What Was That Good, Ecc 2:1-26

Solomon determined in his lifetime to “see what was that good for the sons of men, which they should do under the heaven all the days of their life”, Ecc 2:3.  He experimented with everything a man can do.

He tried pleasure, Ecc 2:1-2

Mirth is social merriment; hilarity; high excitement of pleasurable feelings in company; noisy gayety; mirth always implyies noise.  The Bible refers to “the voice of mirth”, Jer 7:34.

Pleasure is the gratification of the senses or of the mind; agreeable sensations or emotions.  Pleasure from indulgence of the appetite, from the view of beauty, from the harmony of sounds, from agreeable society, from the expectation of seeing a friend, from the prospect of gain or success of any kind.

Laughter, Solomon concluded, is mad (in the sense that people seeking laughter are infatuated with folly).  Folly, v.3, is an act which is inconsistent with the dictates of reason, or with the ordinary rules of prudence.

Solomon found that pleasure is vanity, laughter is mad, and mirth “What doeth it”?  He was none the better after trying it all.

He tried wine, Ecc 2:3

He gave himself to wine.  And he learned a great deal about that, Prov 20:1; Prov 23:29-35.  The results are horrible.  Though he was given to wine, yet he acquainted his heart with wisdom.  That is, he didn’t become a sot drunk.  He was trying to learn.

He tried doing great works, Ecc 2:4-6

He accomplished all the things men do to find satisfaction in their worldly achievements.  Architecture, construction, horticulture, agriculture, and husbandry are listed here.  George Vanderbilt tried the same things when he designed the Biltmore.

He tried accumulating possessions, Ecc 2:7-9

Solomon accumulated more than all that were before him in Jerusalem.  Again he maintained some sense when his “wisdom remained with” him. He was able to objectively and realistically evaluate whether accumulating all this stuff was that good.

He tried covetousness, Ecc 2:10

He helped himself to all that his eyes desired.  He said, “I kept not my heart from any joy”, including many wives.  My heart rejoiced in all my labour: this was my portion.  In other words, he had a good time doing doing great works, accumulating possessions and feeding his covetousness.

What was that good?  No profit, Ecc 2:11

Then I looked on all the works that my hands had wrought (after he was done). The result was vanity, vexation of spirit, and no profit under the sun.  Why?  Because he had to leave it all here for someone else.  The real profit is above the sun, where you lay up treasures in heaven.

And the men that follow him will attempt the same things and have to learn the same lessons that he learned.  Madness is extreme folly; headstrong passion and rashness that act in opposition to reason.  Anyone who tries to do something different than Solomon did will only do that which hath already been done (he did it all).

He also tried wisdom, Ecc 2:13-16

Wisdom excelleth folly as far as light excelleth darkness.  The wise man’s eyes are in his head (he can see where he is going).  The fool walks in darkness (we say, “he’s in the dark”), like Prov 4:18-19.  One event happeneth to them all.  They are all going to die.  What happens to the fool happens to the wise man.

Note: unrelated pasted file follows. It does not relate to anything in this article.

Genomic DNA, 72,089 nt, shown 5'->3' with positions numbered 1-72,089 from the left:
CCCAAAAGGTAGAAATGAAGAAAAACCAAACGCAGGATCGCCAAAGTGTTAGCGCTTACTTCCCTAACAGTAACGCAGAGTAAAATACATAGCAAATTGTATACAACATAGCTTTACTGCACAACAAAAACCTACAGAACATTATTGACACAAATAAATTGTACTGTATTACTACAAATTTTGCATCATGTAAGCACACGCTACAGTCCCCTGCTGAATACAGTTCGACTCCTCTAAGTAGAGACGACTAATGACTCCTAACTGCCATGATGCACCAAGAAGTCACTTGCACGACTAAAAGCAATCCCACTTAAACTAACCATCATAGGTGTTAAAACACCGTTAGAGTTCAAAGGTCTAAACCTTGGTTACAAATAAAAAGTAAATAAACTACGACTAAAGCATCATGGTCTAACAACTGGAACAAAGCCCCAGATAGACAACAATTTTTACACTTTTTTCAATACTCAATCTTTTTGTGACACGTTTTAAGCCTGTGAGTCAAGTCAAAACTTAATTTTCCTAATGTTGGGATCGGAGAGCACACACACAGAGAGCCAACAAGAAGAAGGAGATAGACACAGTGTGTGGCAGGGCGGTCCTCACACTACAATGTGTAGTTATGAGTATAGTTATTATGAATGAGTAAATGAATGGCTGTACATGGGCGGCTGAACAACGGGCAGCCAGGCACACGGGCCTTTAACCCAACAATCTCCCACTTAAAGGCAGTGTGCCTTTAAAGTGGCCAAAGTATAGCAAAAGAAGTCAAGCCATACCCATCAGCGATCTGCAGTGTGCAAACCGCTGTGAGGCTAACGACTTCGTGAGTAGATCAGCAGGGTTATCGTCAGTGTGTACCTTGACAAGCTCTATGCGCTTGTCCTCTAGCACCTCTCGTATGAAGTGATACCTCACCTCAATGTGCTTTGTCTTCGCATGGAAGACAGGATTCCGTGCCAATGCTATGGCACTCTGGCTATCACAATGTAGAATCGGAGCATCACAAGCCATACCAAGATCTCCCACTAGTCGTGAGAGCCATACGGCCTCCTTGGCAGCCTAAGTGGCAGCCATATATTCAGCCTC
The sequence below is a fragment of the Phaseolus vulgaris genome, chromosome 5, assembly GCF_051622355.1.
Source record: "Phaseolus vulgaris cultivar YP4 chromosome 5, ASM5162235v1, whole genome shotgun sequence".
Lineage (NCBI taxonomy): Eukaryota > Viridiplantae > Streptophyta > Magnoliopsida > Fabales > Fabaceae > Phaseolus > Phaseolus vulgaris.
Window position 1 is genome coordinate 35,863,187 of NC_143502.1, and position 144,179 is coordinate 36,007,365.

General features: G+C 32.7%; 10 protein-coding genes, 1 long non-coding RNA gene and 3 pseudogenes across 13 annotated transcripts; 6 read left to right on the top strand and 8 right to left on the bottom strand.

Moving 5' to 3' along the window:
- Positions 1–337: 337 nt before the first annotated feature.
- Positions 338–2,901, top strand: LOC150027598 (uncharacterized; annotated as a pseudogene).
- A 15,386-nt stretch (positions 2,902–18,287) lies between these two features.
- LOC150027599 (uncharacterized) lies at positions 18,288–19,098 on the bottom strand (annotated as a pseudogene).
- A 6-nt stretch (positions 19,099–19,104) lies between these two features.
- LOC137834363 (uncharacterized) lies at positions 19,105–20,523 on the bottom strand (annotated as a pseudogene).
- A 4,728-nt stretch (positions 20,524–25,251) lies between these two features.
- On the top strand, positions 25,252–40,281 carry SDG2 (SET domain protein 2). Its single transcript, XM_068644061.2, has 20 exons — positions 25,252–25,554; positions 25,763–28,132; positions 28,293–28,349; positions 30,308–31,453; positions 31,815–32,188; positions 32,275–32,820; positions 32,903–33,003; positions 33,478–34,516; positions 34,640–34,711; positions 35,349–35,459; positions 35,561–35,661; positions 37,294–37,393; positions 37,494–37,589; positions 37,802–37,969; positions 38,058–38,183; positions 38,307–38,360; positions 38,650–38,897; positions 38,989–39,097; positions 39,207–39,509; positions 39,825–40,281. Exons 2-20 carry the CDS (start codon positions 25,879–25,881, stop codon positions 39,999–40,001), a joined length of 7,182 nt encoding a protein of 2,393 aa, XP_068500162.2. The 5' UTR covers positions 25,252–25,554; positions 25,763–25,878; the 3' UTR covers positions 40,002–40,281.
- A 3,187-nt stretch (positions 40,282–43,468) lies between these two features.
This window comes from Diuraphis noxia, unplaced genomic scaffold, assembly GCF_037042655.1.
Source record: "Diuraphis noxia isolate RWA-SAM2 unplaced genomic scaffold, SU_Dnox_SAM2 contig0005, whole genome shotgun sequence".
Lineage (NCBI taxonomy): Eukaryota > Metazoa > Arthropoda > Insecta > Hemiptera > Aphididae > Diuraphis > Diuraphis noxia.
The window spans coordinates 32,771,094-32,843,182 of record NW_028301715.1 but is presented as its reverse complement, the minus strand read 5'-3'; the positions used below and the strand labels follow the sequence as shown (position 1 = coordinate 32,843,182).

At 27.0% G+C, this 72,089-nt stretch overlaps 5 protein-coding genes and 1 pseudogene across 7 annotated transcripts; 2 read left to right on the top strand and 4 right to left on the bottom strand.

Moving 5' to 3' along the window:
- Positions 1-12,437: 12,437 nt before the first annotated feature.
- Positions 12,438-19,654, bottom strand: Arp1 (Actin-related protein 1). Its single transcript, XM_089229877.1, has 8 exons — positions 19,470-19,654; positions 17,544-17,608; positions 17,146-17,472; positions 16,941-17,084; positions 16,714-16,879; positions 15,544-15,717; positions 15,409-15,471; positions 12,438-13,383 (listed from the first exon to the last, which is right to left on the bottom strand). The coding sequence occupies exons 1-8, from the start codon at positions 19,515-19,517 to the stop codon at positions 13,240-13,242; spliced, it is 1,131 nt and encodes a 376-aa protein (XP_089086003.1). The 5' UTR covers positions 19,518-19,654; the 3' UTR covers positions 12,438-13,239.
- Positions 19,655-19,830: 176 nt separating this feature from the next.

There is no remembrance of the wise more than the fool.  That which now is in the days to come shall all be forgotten.  Men keep repeating the same works and making the same mistakes. Our generation, if they were wise, would get saved after seeing what the wise men of the prior generation learned.  I preach salvation at funerals and the mourners disregard all that the wise man learned.  Even when Jesus comes, men will be doing Noah’s generation and Sodom and Gomorrah all over again Lk 17:26-30.

What was that good? He hated life, Ecc 2:17

The result of all this is that Solomon “hated life”.  Contrast v.17 and v.10.  Solomon rejoiced while he was doing it, but it became grievous after he was done with the fun.  It was all vanity and vexation of spirit.  Why?

First, he had to leave it all to an heir, Ecc 2:18-21

He hated to leave it to a man after him.  Solomon didn’t know whether he would be a wise man or a fool.  He shall have the rule.  Therefore he despaired of all his labour.  To despair of is to be without hope; to give up all hope or expectation.

Solomon laboured in wisdom, and in knowledge, and in equity (he treated people according to justice and reason – he didn’t come to his wealth by hook and by crook).  Yet to a man that hath not labored therein shall he leave it.  He said this was vanity and a great evil.  Why is this evil?  Because the philosophy that, “I want my children to have it better than I did” often leads to their destruction.

Second, he experienced grief and had no rest accumulating it, Ecc 2:22-23

What hath he? Solomon asked.  He had sorrows, grief, and no rest in the night, Ecc 5:12.  He rejoiced in his accomplishments while doing them, but he had no rest.

What was that good? Contentment, Ecc 2:24-26

Solomon concluded that there is nothing better than to eat, drink, and enjoy good in your labour.  This was from the hand of God.  He decided that men should seek contentment.  An axiom under the sun is that God giveth to a man that is good in his sight wisdom, and knowledge, and joy: but to the sinner God giveth travail to gather and to heap up that he may have to give it to him that is good before God.

Conclusion: What we should know is, “You leave God out of the picture and you’re just wasting your time down here trying to succeed”.  Jesus and Paul taught us, from above the sun:

Godliness with contentment is great gain, 1 Tim 6:6.

Seek ye first the kingdom of God, Matt 6:33

Lay up for yourselves treasures in heaven, Matt 6:20.

Set your affection on things above, Col 3:1-2

To study the prior lesson in this series, see Things You Cannot Do.  To study the next lesson in this series, see Seasons and Times.